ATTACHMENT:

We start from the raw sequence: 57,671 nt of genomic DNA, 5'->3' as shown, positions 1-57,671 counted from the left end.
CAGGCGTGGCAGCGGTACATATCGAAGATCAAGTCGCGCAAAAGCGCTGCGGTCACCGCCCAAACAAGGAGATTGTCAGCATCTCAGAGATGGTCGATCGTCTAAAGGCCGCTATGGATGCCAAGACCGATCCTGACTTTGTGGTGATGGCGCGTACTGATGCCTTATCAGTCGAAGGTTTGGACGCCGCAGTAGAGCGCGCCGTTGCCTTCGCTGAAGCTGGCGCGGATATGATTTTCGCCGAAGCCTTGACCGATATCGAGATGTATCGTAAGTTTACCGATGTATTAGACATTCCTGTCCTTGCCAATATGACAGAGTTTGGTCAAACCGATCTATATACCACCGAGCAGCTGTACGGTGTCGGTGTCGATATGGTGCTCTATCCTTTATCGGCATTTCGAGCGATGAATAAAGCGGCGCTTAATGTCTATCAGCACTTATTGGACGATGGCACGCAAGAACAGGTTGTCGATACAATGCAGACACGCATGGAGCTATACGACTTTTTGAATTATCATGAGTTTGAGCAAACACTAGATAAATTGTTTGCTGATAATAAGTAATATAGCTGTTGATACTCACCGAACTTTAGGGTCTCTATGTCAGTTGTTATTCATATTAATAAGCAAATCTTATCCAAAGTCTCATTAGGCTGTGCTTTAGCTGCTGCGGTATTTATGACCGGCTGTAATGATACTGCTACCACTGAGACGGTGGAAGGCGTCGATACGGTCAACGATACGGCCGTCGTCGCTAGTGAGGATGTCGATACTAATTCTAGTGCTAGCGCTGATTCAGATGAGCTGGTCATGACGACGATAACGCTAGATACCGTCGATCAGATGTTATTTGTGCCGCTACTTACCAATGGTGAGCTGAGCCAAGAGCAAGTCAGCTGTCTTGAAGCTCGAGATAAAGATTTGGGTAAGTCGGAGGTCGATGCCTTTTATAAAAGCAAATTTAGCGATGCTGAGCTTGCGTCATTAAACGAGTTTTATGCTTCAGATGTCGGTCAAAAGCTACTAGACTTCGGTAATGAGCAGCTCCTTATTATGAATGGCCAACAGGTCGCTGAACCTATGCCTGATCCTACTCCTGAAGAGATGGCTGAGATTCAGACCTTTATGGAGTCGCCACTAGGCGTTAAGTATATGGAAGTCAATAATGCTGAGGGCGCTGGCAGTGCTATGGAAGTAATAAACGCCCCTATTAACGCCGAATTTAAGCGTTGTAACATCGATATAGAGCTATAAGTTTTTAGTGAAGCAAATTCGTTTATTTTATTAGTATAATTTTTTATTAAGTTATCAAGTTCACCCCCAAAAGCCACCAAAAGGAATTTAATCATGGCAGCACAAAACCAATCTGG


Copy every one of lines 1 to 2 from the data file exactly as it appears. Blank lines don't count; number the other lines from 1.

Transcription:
We start from the raw sequence: 57,671 nt of genomic DNA, 5'->3' as shown, positions 1-57,671 counted from the left end.
CAGGCGTGGCAGCGGTACATATCGAAGATCAAGTCGCGCAAAAGCGCTGCGGTCACCGCCCAAACAAGGAGATTGTCAGCATCTCAGAGATGGTCGATCGTCTAAAGGCCGCTATGGATGCCAAGACCGATCCTGACTTTGTGGTGATGGCGCGTACTGATGCCTTATCAGTCGAAGGTTTGGACGCCGCAGTAGAGCGCGCCGTTGCCTTCGCTGAAGCTGGCGCGGATATGATTTTCGCCGAAGCCTTGACCGATATCGAGATGTATCGTAAGTTTACCGATGTATTAGACATTCCTGTCCTTGCCAATATGACAGAGTTTGGTCAAACCGATCTATATACCACCGAGCAGCTGTACGGTGTCGGTGTCGATATGGTGCTCTATCCTTTATCGGCATTTCGAGCGATGAATAAAGCGGCGCTTAATGTCTATCAGCACTTATTGGACGATGGCACGCAAGAACAGGTTGTCGATACAATGCAGACACGCATGGAGCTATACGACTTTTTGAATTATCATGAGTTTGAGCAAACACTAGATAAATTGTTTGCTGATAATAAGTAATATAGCTGTTGATACTCACCGAACTTTAGGGTCTCTATGTCAGTTGTTATTCATATTAATAAGCAAATCTTATCCAAAGTCTCATTAGGCTGTGCTTTAGCTGCTGCGGTATTTATGACCGGCTGTAATGATACTGCTACCACTGAGACGGTGGAAGGCGTCGATACGGTCAACGATACGGCCGTCGTCGCTAGTGAGGATGTCGATACTAATTCTAGTGCTAGCGCTGATTCAGATGAGCTGGTCATGACGACGATAACGCTAGATACCGTCGATCAGATGTTATTTGTGCCGCTACTTACCAATGGTGAGCTGAGCCAAGAGCAAGTCAGCTGTCTTGAAGCTCGAGATAAAGATTTGGGTAAGTCGGAGGTCGATGCCTTTTATAAAAGCAAATTTAGCGATGCTGAGCTTGCGTCATTAAACGAGTTTTATGCTTCAGATGTCGGTCAAAAGCTACTAGACTTCGGTAATGAGCAGCTCCTTATTATGAATGGCCAACAGGTCGCTGAACCTATGCCTGATCCTACTCCTGAAGAGATGGCTGAGATTCAGACCTTTATGGAGTCGCCACTAGGCGTTAAGTATATGGAAGTCAATAATGCTGAGGGCGCTGGCAGTGCTATGGAAGTAATAAACGCCCCTATTAACGCCGAATTTAAGCGTTGTAACATCGATATAGAGCTATAAGTTTTTAGTGAAGCAAATTCGTTTATTTTATTAGTATAATTTTTTATTAAGTTATCAAGTTCACCCCCAAAAGCCACCAAAAGGAATTTAATCATGGCAGCACAAAACCAATCTGG